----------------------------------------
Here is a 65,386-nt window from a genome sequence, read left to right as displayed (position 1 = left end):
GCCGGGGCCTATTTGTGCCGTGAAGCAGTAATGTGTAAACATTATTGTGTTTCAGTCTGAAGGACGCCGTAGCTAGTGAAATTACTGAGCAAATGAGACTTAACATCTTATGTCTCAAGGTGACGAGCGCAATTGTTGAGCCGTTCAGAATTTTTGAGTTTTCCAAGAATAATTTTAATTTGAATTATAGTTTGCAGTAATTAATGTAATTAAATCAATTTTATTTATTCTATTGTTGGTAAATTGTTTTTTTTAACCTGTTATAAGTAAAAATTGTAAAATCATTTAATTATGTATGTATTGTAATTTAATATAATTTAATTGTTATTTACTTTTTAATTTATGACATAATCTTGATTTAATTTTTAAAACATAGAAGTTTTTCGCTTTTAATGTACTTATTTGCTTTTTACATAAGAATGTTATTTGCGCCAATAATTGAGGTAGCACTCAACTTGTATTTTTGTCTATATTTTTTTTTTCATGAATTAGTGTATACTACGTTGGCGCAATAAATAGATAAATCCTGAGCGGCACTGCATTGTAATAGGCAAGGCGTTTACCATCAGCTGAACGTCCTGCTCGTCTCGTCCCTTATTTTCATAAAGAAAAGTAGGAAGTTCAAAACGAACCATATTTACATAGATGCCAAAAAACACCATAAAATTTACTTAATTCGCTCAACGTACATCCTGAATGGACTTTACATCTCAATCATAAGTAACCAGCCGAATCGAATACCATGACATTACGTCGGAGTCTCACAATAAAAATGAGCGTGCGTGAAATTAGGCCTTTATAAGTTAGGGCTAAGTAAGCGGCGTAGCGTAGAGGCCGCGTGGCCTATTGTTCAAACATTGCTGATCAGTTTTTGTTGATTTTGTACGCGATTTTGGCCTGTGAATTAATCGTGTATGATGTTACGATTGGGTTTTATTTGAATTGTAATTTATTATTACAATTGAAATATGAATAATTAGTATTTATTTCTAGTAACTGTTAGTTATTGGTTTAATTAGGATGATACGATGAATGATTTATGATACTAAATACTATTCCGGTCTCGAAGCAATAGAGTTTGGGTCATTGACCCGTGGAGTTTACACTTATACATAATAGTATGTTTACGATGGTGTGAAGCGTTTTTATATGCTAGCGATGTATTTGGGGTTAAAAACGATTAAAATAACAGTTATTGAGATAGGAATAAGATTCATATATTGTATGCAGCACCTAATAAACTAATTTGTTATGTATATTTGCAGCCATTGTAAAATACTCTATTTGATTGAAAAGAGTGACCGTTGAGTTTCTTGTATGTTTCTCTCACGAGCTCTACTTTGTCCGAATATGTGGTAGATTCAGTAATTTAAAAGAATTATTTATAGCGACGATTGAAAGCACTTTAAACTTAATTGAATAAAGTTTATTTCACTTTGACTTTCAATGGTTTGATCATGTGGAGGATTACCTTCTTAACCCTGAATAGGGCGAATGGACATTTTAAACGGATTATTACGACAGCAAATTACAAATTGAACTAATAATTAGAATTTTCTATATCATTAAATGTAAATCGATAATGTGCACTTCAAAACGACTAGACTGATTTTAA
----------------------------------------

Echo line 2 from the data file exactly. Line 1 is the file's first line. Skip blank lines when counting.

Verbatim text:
GCCGGGGCCTATTTGTGCCGTGAAGCAGTAATGTGTAAACATTATTGTGTTTCAGTCTGAAGGACGCCGTAGCTAGTGAAATTACTGAGCAAATGAGACTTAACATCTTATGTCTCAAGGTGACGAGCGCAATTGTTGAGCCGTTCAGAATTTTTGAGTTTTCCAAGAATAATTTTAATTTGAATTATAGTTTGCAGTAATTAATGTAATTAAATCAATTTTATTTATTCTATTGTTGGTAAATTGTTTTTTTTAACCTGTTATAAGTAAAAATTGTAAAATCATTTAATTATGTATGTATTGTAATTTAATATAATTTAATTGTTATTTACTTTTTAATTTATGACATAATCTTGATTTAATTTTTAAAACATAGAAGTTTTTCGCTTTTAATGTACTTATTTGCTTTTTACATAAGAATGTTATTTGCGCCAATAATTGAGGTAGCACTCAACTTGTATTTTTGTCTATATTTTTTTTTTCATGAATTAGTGTATACTACGTTGGCGCAATAAATAGATAAATCCTGAGCGGCACTGCATTGTAATAGGCAAGGCGTTTACCATCAGCTGAACGTCCTGCTCGTCTCGTCCCTTATTTTCATAAAGAAAAGTAGGAAGTTCAAAACGAACCATATTTACATAGATGCCAAAAAACACCATAAAATTTACTTAATTCGCTCAACGTACATCCTGAATGGACTTTACATCTCAATCATAAGTAACCAGCCGAATCGAATACCATGACATTACGTCGGAGTCTCACAATAAAAATGAGCGTGCGTGAAATTAGGCCTTTATAAGTTAGGGCTAAGTAAGCGGCGTAGCGTAGAGGCCGCGTGGCCTATTGTTCAAACATTGCTGATCAGTTTTTGTTGATTTTGTACGCGATTTTGGCCTGTGAATTAATCGTGTATGATGTTACGATTGGGTTTTATTTGAATTGTAATTTATTATTACAATTGAAATATGAATAATTAGTATTTATTTCTAGTAACTGTTAGTTATTGGTTTAATTAGGATGATACGATGAATGATTTATGATACTAAATACTATTCCGGTCTCGAAGCAATAGAGTTTGGGTCATTGACCCGTGGAGTTTACACTTATACATAATAGTATGTTTACGATGGTGTGAAGCGTTTTTATATGCTAGCGATGTATTTGGGGTTAAAAACGATTAAAATAACAGTTATTGAGATAGGAATAAGATTCATATATTGTATGCAGCACCTAATAAACTAATTTGTTATGTATATTTGCAGCCATTGTAAAATACTCTATTTGATTGAAAAGAGTGACCGTTGAGTTTCTTGTATGTTTCTCTCACGAGCTCTACTTTGTCCGAATATGTGGTAGATTCAGTAATTTAAAAGAATTATTTATAGCGACGATTGAAAGCACTTTAAACTTAATTGAATAAAGTTTATTTCACTTTGACTTTCAATGGTTTGATCATGTGGAGGATTACCTTCTTAACCCTGAATAGGGCGAATGGACATTTTAAACGGATTATTACGACAGCAAATTACAAATTGAACTAATAATTAGAATTTTCTATATCATTAAATGTAAATCGATAATGTGCACTTCAAAACGACTAGACTGATTTTAA